"Minari" might be winning awards and recognition, but Steven Yeun wants to be considered an actor first and foremost, rather than an Asian American actor.
Virus-spreading zombies on TV were no match for the existential dread caused by the coronavirus, the actor told Conan O'Brien.
The "Minari" star made history.
The "Walking Dead" alum channeled his own father to portray a striving dad chasing the American dream in Lee Isaac Chung's masterful film.
The movie, which stars Steven Yeun and tells a distinctly American story, is being considered a “foreign language movie” because most of its dialogue is in Korean.
"I remember asking my dad the first English words that I learned ... I said, 'What does "don't cry" mean?'"
"Who says an Asian man is not sexy?” the actor told GQ. “They might not be six foot, blond, blue eyed. But we got our s**t."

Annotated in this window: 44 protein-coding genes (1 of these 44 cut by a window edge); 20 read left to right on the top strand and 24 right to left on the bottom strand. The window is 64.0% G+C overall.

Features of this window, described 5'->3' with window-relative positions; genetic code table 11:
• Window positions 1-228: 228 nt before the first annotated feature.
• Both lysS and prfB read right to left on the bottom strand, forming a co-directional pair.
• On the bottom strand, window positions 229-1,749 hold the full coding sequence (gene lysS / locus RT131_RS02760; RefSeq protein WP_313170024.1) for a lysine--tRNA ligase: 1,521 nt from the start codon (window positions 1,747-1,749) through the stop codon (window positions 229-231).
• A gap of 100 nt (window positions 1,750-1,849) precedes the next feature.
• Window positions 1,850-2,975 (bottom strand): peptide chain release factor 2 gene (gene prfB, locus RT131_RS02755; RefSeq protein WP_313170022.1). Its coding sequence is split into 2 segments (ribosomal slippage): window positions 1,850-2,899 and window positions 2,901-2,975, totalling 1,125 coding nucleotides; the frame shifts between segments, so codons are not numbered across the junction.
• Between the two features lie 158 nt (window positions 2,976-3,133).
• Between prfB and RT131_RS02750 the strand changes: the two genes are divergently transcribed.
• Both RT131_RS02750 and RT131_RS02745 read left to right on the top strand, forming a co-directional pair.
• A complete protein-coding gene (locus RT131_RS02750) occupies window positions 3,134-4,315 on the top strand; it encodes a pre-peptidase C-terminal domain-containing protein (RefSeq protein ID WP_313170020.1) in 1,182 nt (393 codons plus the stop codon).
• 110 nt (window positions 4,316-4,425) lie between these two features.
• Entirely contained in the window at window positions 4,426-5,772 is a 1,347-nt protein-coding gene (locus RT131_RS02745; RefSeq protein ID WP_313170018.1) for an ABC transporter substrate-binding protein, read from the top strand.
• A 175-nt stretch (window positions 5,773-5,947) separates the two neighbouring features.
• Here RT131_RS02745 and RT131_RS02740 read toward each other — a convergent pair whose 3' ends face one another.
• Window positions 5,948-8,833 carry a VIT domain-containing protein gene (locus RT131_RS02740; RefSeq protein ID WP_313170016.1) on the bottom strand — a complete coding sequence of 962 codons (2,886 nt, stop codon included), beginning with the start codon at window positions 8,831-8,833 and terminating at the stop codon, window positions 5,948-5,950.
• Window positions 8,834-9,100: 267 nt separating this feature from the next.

“Everybody thinks I play all the Asian people on television. They think I play all of them.”
Guess death isn't so bad for Glenn Rhee after all.
"The Walking Dead's" Steven Yeun defies Hollywood's misconception that Asian men can't be masculine enough to be hot.
Forget the Jets/Pats or Duke/Carolina rivalries -- the Spurs/Arsenal North London Derby is the Hottest TV Matchup Next Weekend
"We won the league at Shite Hart Lane! We won the league at that shit-hole, We won the league at Shite Hart Lane!" --An innocent
Yeun gotta see this.
The comedian doesn't exactly find peace at the South Korean temple.
"Where there's life there's possibility," says Morgan. "Of them hitting us," Rick counters. "We're not trapped in this. None
Deanna's dream was fought for, as everyone dug deep. Well, perhaps not everyone. The midseason 6 premiere of The Walking Dead titled, "No Way Out," was truly magnifique.
Atlanta is past. The Governor, Gareth, and Dawn Lerner, all killed. A new locale brings new crises, and a new nemesis. This begins part III, an appreciation of Rick Grimes in The Walking Dead, season's 5 and 6 first half.